Whose Idea Was It to Send Scouts?
Parshat Shelach begins with God telling Moses to send scouts to reconnoiter the Promised Land:
וַיְדַבֵּ֥ר יְ-הוָ֖ה אֶל מֹשֶׁ֥ה לֵּאמֹֽר׃ שְׁלַח לְךָ֣ אֲנָשִׁ֗ים וְיָתֻ֙רוּ֙ אֶת אֶ֣רֶץ כְּנַ֔עַן אֲשֶׁר אֲנִ֥י נֹתֵ֖ן לִבְנֵ֣י יִשְׂרָאֵ֑ל אִ֣ישׁ אֶחָד֩ אִ֙ישׁ אֶחָ֜ד לְמַטֵּ֤ה אֲבֹתָיו֙ תִּשְׁלָ֔חוּ כֹּ֖ל נָשִׂ֥יא בָהֶֽם׃ וַיִּשְׁלַ֙ח אֹתָ֥ם מֹשֶׁ֛ה מִמִּדְבַּ֥ר פָּארָ֖ן עַל־פִּ֣י יְ-הוָ֑ה כֻּלָּ֣ם אֲנָשִׁ֔ים רָאשֵׁ֥י בְנֵֽי יִשְׂרָאֵ֖ל הֵֽמָּה:
Yhwh spoke to Moses, saying, “Send men to scout the land of Canaan, which I am giving to the Israelite people; send one man from each of their ancestral tribes, each one a chieftain among them.” So Moses, by Yhwh’s command, sent them out from the wilderness of Paran, all the men being leaders of the Israelites (NJPS modified).
In other words, according to the account in Numbers the scouting trip was God’s idea. However, in the Book of Deuteronomy (1:20-23), Moses tells the story differently.
וָאֹמַ֖ר אֲלֵכֶ֑ם: בָּאתֶם֙ עַד הַ֣ר הָאֱמֹרִ֔י אֲשֶׁר יְהוָ֥ה אֱלֹהֵ֖ינוּ נֹתֵ֥ן לָֽנוּ׃ רְ֠אֵה נָתַ֙ן יְ-הוָ֧ה אֱלֹהֶ֛יךָ לְפָנֶ֖יךָ אֶת הָאָ֑רֶץ עֲלֵ֣ה רֵ֗שׁ כַּאֲשֶׁר֩ דִּבֶּ֙ר יְהוָ֜ה אֱלֹהֵ֤י אֲבֹתֶ֙יךָ֙ לָ֔ךְ אַל־תִּירָ֖א וְאַל־ תֵּחָֽת׃ וַתִּקְרְב֣וּן אֵלַי֮ כֻּלְּכֶם֒ וַתֹּאמְר֗וּ: נִשְׁלְחָ֤ה אֲנָשִׁים֙ לְפָנֵ֔ינוּ וְיַחְפְּרוּ לָ֖נוּ אֶת הָאָ֑רֶץ וְיָשִׁ֤בוּ אֹתָ֙נוּ֙ דָּבָ֔ר אֶת הַדֶּ֙רֶךְ֙ אֲשֶׁ֣ר נַעֲלֶה בָּ֔הּ וְאֵת֙ הֶֽעָרִ֔ים אֲשֶׁ֥ר נָבֹ֖א אֲלֵיהֶֽן׃ וַיִּיטַ֥ב בְּעֵינַ֖י הַדָּבָ֑ר וָאֶקַּ֤ח מִכֶּם֙ שְׁנֵ֣ים עָשָׂ֣ר אֲנָשִׁ֔ים אִ֥ישׁ אֶחָ֖ד לַשָּֽׁבֶט׃
I said to you, “You have come to the hill country of the Amorites which Yhwhour God is giving to us. See, Yhwh your God has placed the land at your disposal. Go up, take possession, as Yhwh, the God of your fathers, promised you. Fear not and be not dismayed.” Then all of you came to me and said, “Let us send men ahead to reconnoiter the land for us and bring back word on the route we shall follow and the cities we shall come to.” I approved of the plan, and so I selected twelve of your men, one from each tribe.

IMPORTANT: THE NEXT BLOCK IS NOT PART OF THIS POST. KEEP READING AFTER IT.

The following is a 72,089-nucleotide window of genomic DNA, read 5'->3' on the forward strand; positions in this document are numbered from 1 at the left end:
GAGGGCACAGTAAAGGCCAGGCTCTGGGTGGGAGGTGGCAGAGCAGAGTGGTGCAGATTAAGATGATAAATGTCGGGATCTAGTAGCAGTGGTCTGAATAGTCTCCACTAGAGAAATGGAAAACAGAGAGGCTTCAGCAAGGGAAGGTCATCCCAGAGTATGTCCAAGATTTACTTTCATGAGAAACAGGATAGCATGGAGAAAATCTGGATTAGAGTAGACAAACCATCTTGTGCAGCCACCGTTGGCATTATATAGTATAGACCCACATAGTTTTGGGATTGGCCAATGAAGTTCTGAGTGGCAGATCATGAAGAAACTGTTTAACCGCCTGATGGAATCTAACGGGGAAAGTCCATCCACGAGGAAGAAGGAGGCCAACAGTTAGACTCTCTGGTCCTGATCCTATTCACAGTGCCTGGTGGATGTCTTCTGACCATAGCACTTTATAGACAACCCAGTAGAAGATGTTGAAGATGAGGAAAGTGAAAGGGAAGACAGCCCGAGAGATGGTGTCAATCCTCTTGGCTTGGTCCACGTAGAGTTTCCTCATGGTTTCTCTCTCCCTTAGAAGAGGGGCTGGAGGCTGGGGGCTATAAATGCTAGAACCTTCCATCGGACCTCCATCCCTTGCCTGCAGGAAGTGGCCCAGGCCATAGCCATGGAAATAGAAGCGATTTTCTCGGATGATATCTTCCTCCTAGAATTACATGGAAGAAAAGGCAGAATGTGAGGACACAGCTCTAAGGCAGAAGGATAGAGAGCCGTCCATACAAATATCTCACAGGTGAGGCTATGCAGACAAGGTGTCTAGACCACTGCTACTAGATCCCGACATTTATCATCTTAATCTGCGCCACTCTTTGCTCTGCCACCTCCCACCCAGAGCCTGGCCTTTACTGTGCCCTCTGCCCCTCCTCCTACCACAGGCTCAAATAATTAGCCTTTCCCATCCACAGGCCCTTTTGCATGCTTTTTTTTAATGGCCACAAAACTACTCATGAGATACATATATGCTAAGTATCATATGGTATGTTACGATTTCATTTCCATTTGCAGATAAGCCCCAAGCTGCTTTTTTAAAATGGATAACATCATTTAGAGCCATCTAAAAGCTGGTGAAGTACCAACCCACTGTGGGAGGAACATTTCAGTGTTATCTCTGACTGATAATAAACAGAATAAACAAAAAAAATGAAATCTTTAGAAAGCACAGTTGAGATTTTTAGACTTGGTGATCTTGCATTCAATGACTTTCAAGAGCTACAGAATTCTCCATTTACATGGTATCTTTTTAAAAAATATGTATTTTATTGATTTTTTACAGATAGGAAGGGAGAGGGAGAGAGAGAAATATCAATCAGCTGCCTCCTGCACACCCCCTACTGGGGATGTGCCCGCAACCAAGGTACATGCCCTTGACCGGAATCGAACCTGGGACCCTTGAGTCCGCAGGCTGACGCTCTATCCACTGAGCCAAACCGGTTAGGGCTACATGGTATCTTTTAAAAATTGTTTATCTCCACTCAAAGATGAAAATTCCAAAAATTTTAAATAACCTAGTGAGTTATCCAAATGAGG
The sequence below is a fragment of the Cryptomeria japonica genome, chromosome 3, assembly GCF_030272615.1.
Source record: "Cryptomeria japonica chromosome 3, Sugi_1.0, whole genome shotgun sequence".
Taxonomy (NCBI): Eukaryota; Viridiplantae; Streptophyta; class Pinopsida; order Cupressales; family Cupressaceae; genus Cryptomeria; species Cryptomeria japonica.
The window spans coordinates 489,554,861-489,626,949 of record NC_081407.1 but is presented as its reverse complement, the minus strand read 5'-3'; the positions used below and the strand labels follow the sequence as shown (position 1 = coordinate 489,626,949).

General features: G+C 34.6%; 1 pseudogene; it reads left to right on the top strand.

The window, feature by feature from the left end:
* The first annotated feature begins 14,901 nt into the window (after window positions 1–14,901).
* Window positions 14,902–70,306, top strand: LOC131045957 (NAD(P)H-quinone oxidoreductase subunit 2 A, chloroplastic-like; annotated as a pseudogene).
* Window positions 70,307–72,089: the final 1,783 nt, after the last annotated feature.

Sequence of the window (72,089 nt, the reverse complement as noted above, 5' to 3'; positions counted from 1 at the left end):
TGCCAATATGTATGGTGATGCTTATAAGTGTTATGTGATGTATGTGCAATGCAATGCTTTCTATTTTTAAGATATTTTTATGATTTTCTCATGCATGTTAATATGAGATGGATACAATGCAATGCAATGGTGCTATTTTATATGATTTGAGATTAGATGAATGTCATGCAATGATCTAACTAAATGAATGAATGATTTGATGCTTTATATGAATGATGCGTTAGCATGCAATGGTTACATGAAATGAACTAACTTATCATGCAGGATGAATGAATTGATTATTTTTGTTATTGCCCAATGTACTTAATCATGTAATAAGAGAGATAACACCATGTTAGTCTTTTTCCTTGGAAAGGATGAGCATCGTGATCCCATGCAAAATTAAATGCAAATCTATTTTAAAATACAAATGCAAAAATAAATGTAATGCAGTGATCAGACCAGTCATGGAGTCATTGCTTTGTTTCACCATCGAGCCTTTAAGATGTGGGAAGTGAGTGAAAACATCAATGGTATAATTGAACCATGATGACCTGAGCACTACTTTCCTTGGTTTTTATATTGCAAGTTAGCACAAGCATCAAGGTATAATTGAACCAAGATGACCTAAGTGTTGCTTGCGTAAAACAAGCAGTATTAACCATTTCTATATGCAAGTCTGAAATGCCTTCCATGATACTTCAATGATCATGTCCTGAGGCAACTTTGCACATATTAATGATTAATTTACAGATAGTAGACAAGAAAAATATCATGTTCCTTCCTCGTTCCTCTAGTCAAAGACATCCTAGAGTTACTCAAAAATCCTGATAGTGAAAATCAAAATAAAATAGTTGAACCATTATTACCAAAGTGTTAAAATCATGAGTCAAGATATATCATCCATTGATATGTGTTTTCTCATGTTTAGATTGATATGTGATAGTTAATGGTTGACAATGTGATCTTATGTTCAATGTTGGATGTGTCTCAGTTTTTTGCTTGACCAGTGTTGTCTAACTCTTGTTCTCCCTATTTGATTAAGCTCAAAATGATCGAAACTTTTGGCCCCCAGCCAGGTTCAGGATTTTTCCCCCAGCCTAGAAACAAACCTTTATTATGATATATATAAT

These two presentations of the scout story appear mutually exclusive. Whose idea was it to send scouts, the people’s or God’s?
Model 1 – Rabbinic Answer
The Talmud (b. Sotah 34b) attempts to solve the tension by finding a middle position that encompasses both versions of the story.
'שלח לך אנשים' – אמר ריש לקיש: "'שלח לך' – מדעתך." וכי אדם זה בורר חלק רע לעצמו? והיינו דכתיב: 'וייטב בעיני הדבר' – אמר ריש לקיש: "'בעיני' – ולא בעיניו של מקום."
‘Send, for yourself, men’ – Resh Lakish said: “‘Send for yourself’ – of your own volition. Would a person really choose something that seems bad to him? This is what is written: ‘The matter seemed good in my eyes.’ Resh Lakish said: ‘In my eyes’ – but not in the eyes of God.”
Resh Lakish combines the two stories by creating a multi-step process.
- The people requested to send scouts, as Moses says they did in Deuteronomy.
- Moses likes the idea, as recorded in Deuteronomy.
- Moses then asks God for permission. This is not recorded anywhere but assumed.
- God agrees to send scouts, albeit reluctantly.
Thus, Numbers only records the final part of a process whose beginning parts are recorded only in the preamble to Deuteronomy.
Model 2 – Samaritan Solution